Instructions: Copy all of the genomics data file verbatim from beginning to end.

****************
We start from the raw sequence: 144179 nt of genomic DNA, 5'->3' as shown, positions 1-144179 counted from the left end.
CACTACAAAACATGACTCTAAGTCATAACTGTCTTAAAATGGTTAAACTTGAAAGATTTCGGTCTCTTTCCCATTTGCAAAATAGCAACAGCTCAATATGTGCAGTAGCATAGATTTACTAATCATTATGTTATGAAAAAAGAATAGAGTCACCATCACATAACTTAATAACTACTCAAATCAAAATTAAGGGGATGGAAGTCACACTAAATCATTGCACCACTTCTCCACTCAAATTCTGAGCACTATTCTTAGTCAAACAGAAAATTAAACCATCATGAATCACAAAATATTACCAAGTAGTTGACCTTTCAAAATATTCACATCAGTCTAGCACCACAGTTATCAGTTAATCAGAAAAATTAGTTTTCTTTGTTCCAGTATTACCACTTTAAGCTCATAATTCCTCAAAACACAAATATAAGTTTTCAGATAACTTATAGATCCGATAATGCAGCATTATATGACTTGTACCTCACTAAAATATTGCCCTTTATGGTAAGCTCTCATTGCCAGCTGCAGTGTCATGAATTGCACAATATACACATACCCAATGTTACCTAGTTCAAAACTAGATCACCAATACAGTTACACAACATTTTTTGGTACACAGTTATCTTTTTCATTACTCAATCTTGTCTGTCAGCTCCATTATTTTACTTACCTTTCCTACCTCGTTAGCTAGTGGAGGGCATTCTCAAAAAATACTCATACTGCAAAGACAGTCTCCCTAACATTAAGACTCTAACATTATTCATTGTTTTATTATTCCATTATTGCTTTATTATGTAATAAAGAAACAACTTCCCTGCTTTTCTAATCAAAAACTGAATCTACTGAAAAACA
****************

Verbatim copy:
We start from the raw sequence: 144179 nt of genomic DNA, 5'->3' as shown, positions 1-144179 counted from the left end.
CACTACAAAACATGACTCTAAGTCATAACTGTCTTAAAATGGTTAAACTTGAAAGATTTCGGTCTCTTTCCCATTTGCAAAATAGCAACAGCTCAATATGTGCAGTAGCATAGATTTACTAATCATTATGTTATGAAAAAAGAATAGAGTCACCATCACATAACTTAATAACTACTCAAATCAAAATTAAGGGGATGGAAGTCACACTAAATCATTGCACCACTTCTCCACTCAAATTCTGAGCACTATTCTTAGTCAAACAGAAAATTAAACCATCATGAATCACAAAATATTACCAAGTAGTTGACCTTTCAAAATATTCACATCAGTCTAGCACCACAGTTATCAGTTAATCAGAAAAATTAGTTTTCTTTGTTCCAGTATTACCACTTTAAGCTCATAATTCCTCAAAACACAAATATAAGTTTTCAGATAACTTATAGATCCGATAATGCAGCATTATATGACTTGTACCTCACTAAAATATTGCCCTTTATGGTAAGCTCTCATTGCCAGCTGCAGTGTCATGAATTGCACAATATACACATACCCAATGTTACCTAGTTCAAAACTAGATCACCAATACAGTTACACAACATTTTTTGGTACACAGTTATCTTTTTCATTACTCAATCTTGTCTGTCAGCTCCATTATTTTACTTACCTTTCCTACCTCGTTAGCTAGTGGAGGGCATTCTCAAAAAATACTCATACTGCAAAGACAGTCTCCCTAACATTAAGACTCTAACATTATTCATTGTTTTATTATTCCATTATTGCTTTATTATGTAATAAAGAAACAACTTCCCTGCTTTTCTAATCAAAAACTGAATCTACTGAAAAACA